Meet the Rogue

Live theater. Unsolicited commentary.
From Detroit to Lansing.

Carolyn Hayes is the Rogue Critic, est. late 2009.

In 2011, the Rogue attended 155 plays, readings, and festivals (about 3 per week) and penned 115 reviews (about 2.2 per week).

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Theaters and Companies

The Abreact (Detroit)
website | reviews | 2011 SIR

The AKT Theatre Project (Wyandotte)
website | reviews

Blackbird Theatre (Ann Arbor)
website | reviews | 2010 SIR

Detroit Repertory Theatre (Detroit)
website | reviews

The Encore Musical Theatre Co. (Dexter)
website | reviews

Go Comedy! (Ferndale)
website | reviews

Hilberry Theatre (Detroit)
website | reviews | 2010 SIR

Jewish Ensemble Theatre (West Bloomfield)
website | reviews

Magenta Giraffe Theatre Co. (Detroit)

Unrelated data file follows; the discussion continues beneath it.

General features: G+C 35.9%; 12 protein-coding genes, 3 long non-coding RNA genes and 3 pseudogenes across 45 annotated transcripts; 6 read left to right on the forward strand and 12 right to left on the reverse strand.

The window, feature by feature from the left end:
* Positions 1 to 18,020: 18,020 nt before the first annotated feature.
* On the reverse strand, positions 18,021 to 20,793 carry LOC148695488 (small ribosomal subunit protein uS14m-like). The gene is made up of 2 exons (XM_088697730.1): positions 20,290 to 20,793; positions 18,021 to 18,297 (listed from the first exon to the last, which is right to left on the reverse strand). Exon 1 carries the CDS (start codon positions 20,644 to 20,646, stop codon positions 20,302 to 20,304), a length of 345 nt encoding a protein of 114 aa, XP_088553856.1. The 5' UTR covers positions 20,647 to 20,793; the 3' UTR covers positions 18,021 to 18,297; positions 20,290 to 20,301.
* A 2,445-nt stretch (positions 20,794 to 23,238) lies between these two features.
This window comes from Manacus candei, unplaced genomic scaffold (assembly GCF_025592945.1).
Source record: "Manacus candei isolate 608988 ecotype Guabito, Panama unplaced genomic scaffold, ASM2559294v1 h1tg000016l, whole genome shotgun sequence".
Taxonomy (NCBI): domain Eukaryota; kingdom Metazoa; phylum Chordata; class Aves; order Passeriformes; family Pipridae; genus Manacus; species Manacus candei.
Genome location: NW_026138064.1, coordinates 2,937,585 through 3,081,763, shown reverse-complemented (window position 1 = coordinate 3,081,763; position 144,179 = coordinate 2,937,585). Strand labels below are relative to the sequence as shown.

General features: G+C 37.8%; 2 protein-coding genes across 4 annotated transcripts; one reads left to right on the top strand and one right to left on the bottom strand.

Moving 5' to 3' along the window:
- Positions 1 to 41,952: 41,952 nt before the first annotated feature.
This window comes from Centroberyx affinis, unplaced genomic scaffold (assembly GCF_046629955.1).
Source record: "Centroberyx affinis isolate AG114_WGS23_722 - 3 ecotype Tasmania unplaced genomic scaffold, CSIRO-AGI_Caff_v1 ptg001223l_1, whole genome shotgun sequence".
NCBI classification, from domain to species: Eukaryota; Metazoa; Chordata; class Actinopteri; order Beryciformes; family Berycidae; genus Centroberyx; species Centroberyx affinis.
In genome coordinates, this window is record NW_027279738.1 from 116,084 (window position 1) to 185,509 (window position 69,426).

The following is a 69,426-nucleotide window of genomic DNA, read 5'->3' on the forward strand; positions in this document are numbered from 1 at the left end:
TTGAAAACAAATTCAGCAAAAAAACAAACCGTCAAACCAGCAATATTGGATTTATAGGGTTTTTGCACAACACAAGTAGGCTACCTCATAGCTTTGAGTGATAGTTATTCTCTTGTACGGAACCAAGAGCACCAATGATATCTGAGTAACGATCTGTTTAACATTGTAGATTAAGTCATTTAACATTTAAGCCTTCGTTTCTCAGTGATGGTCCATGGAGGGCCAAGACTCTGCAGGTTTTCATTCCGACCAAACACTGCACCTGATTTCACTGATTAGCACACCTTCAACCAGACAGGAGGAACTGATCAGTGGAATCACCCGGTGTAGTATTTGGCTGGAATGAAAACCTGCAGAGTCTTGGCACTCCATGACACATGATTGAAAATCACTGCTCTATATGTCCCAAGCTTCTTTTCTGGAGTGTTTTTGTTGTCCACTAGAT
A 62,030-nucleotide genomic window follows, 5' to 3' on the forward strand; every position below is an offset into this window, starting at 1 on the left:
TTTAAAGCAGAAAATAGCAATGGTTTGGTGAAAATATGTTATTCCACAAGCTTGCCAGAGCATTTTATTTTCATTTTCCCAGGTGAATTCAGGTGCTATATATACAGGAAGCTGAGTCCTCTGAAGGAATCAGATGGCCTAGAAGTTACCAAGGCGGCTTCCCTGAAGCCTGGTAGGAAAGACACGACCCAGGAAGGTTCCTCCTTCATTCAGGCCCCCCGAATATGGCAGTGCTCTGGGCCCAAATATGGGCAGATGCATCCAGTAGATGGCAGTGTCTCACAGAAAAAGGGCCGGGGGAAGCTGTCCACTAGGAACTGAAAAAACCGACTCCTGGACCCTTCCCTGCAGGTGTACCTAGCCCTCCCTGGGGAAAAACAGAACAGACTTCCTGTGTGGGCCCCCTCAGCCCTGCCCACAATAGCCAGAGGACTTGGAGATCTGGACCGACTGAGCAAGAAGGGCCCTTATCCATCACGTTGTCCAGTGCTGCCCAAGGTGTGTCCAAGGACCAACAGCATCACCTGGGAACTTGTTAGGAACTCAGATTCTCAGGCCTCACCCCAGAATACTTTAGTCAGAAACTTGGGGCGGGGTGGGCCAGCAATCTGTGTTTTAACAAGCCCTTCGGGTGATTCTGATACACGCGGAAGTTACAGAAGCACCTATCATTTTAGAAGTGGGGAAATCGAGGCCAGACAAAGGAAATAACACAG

website | reviews | 2010 SIR

Matrix Theatre (Detroit)
website | reviews | 2010 SIR

Meadow Brook Theatre (Rochester)
website | reviews

Performance Network Theatre (Ann Arbor)
website | reviews

Planet Ant Theatre (Hamtramck)
website | reviews

Plowshares Theatre (Detroit)
website | reviews

Purple Rose Theatre Co. (Chelsea)
website | reviews

The Ringwald Theatre (Ferndale)
website | reviews

Tipping Point Theatre (Northville)
website | reviews | 2010 SIR

Threefold Productions (Ypsilanti)
website | reviews

Two Muses Theatre (West Bloomfield Township)
website | reviews

Williamston Theatre (Williamston)
website | reviews







« Nunsense | Main | The Divine Sister »

The Cemetery Club

There’s no denying the benefits of a thorough warmup. The opening scenes of The Cemetery Club make for a goofy, dramatically languid romp, in which playwright Ivan Menchell gives his characters ample time to stretch as comic plots develop. In the Tipping Point Theatre’s final production of the season, director Beth Torrey guides the fluffy early humor with fond patience, gamely preparing a well-conditioned cast to open up into a triumphant emotional sprint. It’s a feat worth waiting for.